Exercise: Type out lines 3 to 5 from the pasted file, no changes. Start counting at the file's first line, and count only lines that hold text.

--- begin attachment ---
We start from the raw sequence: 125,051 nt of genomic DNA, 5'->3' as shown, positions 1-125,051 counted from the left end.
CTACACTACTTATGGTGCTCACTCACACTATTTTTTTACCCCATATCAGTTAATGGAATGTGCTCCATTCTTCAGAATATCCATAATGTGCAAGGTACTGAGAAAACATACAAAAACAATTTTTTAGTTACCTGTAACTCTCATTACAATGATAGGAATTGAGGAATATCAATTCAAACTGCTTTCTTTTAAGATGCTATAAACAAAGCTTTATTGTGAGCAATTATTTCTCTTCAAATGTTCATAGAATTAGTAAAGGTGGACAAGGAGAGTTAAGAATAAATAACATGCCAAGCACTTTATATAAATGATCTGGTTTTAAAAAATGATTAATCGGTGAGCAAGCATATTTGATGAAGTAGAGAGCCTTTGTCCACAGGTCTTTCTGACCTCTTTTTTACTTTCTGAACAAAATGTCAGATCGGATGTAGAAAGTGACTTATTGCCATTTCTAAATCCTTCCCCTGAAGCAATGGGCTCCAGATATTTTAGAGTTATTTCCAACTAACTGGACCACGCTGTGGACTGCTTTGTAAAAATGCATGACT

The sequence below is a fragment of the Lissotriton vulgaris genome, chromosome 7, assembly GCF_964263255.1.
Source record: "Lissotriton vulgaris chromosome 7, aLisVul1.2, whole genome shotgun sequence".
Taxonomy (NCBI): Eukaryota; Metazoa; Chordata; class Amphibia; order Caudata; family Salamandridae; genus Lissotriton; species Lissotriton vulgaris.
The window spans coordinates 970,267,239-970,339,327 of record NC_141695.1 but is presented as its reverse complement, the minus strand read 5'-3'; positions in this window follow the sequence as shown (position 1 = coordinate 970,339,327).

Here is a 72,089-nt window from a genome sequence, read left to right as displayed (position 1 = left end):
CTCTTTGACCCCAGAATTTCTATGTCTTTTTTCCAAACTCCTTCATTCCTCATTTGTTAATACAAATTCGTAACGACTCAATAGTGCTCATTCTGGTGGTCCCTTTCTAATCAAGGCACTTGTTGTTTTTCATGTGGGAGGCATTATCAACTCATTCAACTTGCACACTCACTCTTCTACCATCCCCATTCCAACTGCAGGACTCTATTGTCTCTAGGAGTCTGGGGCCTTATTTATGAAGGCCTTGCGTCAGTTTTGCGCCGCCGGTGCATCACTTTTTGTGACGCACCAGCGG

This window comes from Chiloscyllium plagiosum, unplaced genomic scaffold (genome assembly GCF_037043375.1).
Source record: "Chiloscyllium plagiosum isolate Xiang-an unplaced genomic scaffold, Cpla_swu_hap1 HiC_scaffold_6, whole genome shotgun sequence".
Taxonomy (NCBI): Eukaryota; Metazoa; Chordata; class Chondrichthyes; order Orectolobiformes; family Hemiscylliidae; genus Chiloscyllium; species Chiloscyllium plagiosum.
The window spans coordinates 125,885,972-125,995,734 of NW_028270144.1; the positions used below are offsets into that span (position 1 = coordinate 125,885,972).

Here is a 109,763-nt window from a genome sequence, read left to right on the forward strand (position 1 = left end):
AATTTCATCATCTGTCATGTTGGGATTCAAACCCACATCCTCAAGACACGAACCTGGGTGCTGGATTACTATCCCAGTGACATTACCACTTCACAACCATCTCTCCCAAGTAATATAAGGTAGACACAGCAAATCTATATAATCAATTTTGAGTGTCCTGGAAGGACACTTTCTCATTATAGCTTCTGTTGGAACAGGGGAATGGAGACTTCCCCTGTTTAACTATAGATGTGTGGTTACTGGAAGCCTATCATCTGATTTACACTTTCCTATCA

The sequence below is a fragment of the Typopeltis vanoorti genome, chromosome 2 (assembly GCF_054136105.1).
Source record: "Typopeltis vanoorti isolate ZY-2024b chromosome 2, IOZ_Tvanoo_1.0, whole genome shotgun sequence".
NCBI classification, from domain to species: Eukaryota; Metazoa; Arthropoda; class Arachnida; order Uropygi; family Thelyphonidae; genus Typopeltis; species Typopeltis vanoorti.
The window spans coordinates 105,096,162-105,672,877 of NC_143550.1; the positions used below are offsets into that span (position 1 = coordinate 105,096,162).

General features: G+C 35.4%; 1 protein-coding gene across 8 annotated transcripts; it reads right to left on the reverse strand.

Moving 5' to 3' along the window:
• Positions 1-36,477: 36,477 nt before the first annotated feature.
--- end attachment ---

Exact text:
The sequence below is a fragment of the Lissotriton vulgaris genome, chromosome 7, assembly GCF_964263255.1.
Source record: "Lissotriton vulgaris chromosome 7, aLisVul1.2, whole genome shotgun sequence".
Taxonomy (NCBI): Eukaryota; Metazoa; Chordata; class Amphibia; order Caudata; family Salamandridae; genus Lissotriton; species Lissotriton vulgaris.